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Web-only Exclusives
November 30, 2000

From Our Correspondent: Hirohito and the War
A conversation with biographer Herbert Bix

From Our Correspondent: A Rough Road Ahead
Bad news for the Philippines - and some others

From Our Correspondent: Making Enemies
Indonesia needs friends. So why is it picking fights?

Asiaweek Time Asia Now Asiaweek story

Who Will Stop the Taliban?

With a key rival in disarray, the zealots march on

By Robin Ajello and Anthony Davis


BETRAYAL IS AS AFGHAN as holy war and AK47s. No one knows that better than Abdul Rashid Dostam. For months the powerful warlord had been half expecting his ambitious deputy to switch sides and join the ascendant Taliban. Now the only-too-thinkable has happened, and the potential strategic fallout is reverberating around the region. With Dostam's well-armed faction divided and in disarray, the ultra-radical Taliban may be poised to control the entire nation and the borders of Central Asia.

The betrayer is Gen. Abdul Malik -- and he and Dostam have never been exactly drinking buddies. Both began their rise to power in the mid-'80s when they were serving in the same army unit. They could not be more different. Malik was a rich kid, the son of a powerful Uzbek land-owning family from northern Faryab province. Dostam is a peasant's son from neighboring Jowzjan province, who muscled his way up the ranks to command his own battalion. "When we started off together I was a major," Malik told Asiaweek in a rare 1992 interview. "Dostam was just a captain."

But it was the boozing and brawling Dostam who rose fast and high, eventually commanding a division that would become indispensable to the Soviet-backed regime in Kabul. Later he would himself switch sides, teaming up with Malik's powerful brother Rasool (a provincial governor) and establishing an autonomous fiefdom in the north. From that time, Malik, the urbane, Soviet-trained Russian and Turkish speaker, acted as Dostam's foreign minister and practically ran the northern bureaucracy.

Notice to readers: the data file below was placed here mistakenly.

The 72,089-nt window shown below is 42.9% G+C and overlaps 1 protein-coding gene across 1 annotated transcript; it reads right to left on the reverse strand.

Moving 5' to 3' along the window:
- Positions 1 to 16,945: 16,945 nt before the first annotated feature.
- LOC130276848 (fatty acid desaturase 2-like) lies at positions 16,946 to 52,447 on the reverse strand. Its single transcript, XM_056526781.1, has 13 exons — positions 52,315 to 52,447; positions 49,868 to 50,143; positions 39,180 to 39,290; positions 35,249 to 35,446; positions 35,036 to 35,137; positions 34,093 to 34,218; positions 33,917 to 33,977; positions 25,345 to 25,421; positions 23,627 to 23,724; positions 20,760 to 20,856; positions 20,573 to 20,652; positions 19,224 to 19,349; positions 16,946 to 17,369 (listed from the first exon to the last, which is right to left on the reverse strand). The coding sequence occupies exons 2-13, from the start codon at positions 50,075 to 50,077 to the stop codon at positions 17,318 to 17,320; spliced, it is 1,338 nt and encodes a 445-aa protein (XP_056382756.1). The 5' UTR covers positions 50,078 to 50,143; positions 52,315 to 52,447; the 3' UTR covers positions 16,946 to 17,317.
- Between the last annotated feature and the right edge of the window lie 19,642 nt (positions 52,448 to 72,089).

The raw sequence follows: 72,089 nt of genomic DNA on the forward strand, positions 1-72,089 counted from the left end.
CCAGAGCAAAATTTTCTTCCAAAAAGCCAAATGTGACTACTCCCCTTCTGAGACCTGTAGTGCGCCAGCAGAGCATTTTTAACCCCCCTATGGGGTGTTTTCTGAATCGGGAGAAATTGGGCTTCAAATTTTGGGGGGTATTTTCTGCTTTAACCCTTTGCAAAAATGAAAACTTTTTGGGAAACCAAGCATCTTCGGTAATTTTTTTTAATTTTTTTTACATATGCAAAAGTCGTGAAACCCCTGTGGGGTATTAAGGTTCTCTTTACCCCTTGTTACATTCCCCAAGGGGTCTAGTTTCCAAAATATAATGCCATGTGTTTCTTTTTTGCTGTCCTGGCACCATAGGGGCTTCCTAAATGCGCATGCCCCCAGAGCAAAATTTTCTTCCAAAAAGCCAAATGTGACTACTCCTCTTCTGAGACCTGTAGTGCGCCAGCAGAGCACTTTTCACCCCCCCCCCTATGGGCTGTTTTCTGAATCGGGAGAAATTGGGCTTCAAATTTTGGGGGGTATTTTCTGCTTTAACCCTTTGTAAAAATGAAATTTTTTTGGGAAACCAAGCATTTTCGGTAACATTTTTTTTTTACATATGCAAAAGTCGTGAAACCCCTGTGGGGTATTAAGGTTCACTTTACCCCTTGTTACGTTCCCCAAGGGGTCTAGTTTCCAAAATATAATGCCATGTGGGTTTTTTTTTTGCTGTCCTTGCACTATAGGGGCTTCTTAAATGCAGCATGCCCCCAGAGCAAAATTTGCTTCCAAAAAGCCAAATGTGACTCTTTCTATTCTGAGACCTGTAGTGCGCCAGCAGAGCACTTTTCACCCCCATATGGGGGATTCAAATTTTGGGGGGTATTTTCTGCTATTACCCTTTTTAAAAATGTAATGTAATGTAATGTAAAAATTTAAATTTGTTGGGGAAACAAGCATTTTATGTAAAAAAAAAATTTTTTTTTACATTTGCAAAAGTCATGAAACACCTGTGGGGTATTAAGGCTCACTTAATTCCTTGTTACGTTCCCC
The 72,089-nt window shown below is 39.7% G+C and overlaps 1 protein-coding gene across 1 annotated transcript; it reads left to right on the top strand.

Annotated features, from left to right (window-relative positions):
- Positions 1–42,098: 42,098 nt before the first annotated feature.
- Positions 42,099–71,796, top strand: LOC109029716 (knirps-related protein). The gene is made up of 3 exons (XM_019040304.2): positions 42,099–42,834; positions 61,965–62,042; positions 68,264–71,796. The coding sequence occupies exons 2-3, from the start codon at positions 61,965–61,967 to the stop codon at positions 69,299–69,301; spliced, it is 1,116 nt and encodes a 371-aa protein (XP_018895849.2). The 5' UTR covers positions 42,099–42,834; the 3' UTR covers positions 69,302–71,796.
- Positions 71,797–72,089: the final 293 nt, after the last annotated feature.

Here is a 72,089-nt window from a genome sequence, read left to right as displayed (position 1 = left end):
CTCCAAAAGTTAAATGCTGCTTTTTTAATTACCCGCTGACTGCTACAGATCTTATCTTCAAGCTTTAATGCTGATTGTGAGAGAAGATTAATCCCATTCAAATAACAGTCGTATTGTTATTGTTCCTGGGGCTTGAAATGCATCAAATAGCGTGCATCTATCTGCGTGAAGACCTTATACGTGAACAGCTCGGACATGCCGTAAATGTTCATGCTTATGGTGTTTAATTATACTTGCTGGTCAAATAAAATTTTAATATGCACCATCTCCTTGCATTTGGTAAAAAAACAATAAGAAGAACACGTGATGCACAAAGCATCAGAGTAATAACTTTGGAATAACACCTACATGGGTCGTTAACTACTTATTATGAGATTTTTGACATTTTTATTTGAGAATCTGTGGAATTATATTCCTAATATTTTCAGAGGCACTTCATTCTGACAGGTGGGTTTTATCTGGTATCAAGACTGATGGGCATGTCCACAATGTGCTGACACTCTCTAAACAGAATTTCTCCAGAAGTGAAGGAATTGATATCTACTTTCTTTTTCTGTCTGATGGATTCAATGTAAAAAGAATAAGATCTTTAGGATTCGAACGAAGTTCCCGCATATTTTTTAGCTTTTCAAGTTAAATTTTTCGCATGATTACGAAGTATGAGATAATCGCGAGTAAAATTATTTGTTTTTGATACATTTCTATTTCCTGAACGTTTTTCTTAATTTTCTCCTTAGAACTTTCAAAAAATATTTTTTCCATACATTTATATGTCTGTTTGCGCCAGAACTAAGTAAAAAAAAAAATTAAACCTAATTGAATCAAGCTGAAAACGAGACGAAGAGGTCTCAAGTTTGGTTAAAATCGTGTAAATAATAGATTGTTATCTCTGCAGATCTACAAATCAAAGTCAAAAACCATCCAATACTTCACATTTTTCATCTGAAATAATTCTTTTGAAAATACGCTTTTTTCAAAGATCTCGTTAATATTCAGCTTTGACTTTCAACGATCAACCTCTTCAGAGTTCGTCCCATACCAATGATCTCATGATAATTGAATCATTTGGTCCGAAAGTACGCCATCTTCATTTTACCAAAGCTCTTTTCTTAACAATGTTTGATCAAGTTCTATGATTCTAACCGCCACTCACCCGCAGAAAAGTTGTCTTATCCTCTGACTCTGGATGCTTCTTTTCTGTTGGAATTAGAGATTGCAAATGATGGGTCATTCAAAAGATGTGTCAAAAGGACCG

But jealousies and suspicions festered over the years as Dostam gathered military power and appointed loyalists and family members to powerful positions. Then last June, Malik's brother Rasool was assassinated, and Malik rushed home from a conference in the United States to take savage reprisals against the family of the dead assassin. Suspicion quickly focused on Dostam, whose rivalry and policy differences with Rasool had been growing increasingly acute.

Two months after the assassination, according to intelligence sources, Malik tried to convince Dostam to support the Taliban in their final drive on Kabul. No way, said Dostam. Instead, under pressure from Russia and Iran, he forged an anti-Taliban coalition. Then in February he uncovered a plot to shoot down his copter with a Stinger missile. "Since then Dostam has been trying to control Malik's every move," says an insider.

Apparently not zealously enough. Last week, Malik raised the white banners of Taliban revolt, seized Maimana, the capital of Faryab province, and denounced Dostam a "bad Muslim." Before long, Dostam portraits in Maimana were being torn down. Malik's fighters captured scores of Dostam's commanders and apparently disarmed thousands of his troops. Meanwhile, clashes erupted in many parts of Dostam's fiefdom and also in populous Kunduz city to the east.

United Nations sources tell Asiaweek that Taliban troops have now crossed the strategically crucial Murghab River, are advancing, unopposed, deep into Dostam territory and heading for his stronghold. "The situation is every bit as serious and significant as it's being made out," says a Western military observer. "The Taliban have at least 10,000 troops in the west, along with some 9,000 [Malik loyalists] who have now joined them. This is a very hefty blow to Dostam."

Whether Dostam, his western flank now gaping open, can retrieve the situation is uncertain at best. He still retains the loyalty of several key combat formations. But many units have not been paid in months; morale is brittle and spirits will not have been improved by the loss of strategic territory, or Malik's defection, though the anti-Taliban forces reportedly were trying to woo him back into the fold.

Moreover, the Taliban planned well. On the day after Malik revolted, more than 3,000 Taliban troops launched a full-scale offensive against the Shebar Pass, guarding the gates to Bamian in central Afghanistan. Should Shebar Pass and Bamian fall, the wily Dostam will face another strategic break-through to the south. That could trigger a domino-style collapse of defections and defeats, paving the way for the final Taliban takeover of Afghanistan. And this is a group that did not even exist three years ago.


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